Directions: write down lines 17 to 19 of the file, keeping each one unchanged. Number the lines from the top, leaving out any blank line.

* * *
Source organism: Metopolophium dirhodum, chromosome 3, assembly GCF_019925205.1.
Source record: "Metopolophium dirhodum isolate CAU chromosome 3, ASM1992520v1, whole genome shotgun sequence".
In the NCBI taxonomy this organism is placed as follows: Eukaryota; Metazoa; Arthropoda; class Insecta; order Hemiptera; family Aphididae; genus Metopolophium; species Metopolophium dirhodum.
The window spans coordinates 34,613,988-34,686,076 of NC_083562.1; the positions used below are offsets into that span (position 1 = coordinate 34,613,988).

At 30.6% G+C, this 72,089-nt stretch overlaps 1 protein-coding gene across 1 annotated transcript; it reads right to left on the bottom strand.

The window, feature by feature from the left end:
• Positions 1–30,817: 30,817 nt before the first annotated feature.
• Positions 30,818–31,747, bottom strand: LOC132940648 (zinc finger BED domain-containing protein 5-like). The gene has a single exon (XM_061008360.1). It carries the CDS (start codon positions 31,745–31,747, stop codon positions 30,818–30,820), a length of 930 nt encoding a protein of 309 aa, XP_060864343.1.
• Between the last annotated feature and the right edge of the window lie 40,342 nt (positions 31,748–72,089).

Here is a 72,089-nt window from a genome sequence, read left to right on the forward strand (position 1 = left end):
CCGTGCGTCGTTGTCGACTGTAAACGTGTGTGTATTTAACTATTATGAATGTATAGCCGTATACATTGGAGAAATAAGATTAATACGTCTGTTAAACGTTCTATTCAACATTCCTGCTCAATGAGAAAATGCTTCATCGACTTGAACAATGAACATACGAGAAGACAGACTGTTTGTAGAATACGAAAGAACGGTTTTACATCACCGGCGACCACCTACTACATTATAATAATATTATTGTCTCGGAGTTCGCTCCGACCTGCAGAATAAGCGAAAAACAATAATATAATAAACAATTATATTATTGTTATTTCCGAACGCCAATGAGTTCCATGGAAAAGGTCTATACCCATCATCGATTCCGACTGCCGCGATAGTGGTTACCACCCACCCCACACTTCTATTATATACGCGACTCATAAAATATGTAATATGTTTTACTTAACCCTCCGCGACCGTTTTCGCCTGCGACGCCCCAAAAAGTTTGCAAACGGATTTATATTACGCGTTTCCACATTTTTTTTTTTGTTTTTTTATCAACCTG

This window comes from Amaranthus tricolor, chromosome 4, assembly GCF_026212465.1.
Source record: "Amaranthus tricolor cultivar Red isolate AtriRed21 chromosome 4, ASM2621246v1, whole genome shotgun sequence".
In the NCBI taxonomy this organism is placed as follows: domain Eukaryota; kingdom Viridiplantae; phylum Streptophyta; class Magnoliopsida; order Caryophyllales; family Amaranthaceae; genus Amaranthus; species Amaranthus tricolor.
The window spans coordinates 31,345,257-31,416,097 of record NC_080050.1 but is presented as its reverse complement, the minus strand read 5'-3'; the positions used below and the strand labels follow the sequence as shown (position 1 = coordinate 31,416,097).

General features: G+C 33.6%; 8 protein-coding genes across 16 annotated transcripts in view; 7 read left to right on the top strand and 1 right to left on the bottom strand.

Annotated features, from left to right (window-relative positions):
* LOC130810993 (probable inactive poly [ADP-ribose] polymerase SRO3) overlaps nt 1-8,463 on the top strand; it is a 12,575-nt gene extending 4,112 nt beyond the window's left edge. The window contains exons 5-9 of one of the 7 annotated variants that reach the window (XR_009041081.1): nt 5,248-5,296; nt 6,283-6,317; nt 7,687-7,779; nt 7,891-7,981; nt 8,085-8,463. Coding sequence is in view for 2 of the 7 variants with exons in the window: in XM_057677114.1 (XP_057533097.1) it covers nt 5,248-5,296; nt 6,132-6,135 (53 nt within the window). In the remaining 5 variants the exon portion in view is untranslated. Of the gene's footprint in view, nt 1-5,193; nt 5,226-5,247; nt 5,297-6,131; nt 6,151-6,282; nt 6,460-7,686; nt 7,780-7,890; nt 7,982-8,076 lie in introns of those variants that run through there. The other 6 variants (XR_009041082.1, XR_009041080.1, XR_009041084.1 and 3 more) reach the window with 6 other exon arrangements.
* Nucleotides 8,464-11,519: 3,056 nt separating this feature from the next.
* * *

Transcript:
Annotated features, from left to right (window-relative positions):
* LOC130810993 (probable inactive poly [ADP-ribose] polymerase SRO3) overlaps nt 1-8,463 on the top strand; it is a 12,575-nt gene extending 4,112 nt beyond the window's left edge. The window contains exons 5-9 of one of the 7 annotated variants that reach the window (XR_009041081.1): nt 5,248-5,296; nt 6,283-6,317; nt 7,687-7,779; nt 7,891-7,981; nt 8,085-8,463. Coding sequence is in view for 2 of the 7 variants with exons in the window: in XM_057677114.1 (XP_057533097.1) it covers nt 5,248-5,296; nt 6,132-6,135 (53 nt within the window). In the remaining 5 variants the exon portion in view is untranslated. Of the gene's footprint in view, nt 1-5,193; nt 5,226-5,247; nt 5,297-6,131; nt 6,151-6,282; nt 6,460-7,686; nt 7,780-7,890; nt 7,982-8,076 lie in introns of those variants that run through there. The other 6 variants (XR_009041082.1, XR_009041080.1, XR_009041084.1 and 3 more) reach the window with 6 other exon arrangements.
* Nucleotides 8,464-11,519: 3,056 nt separating this feature from the next.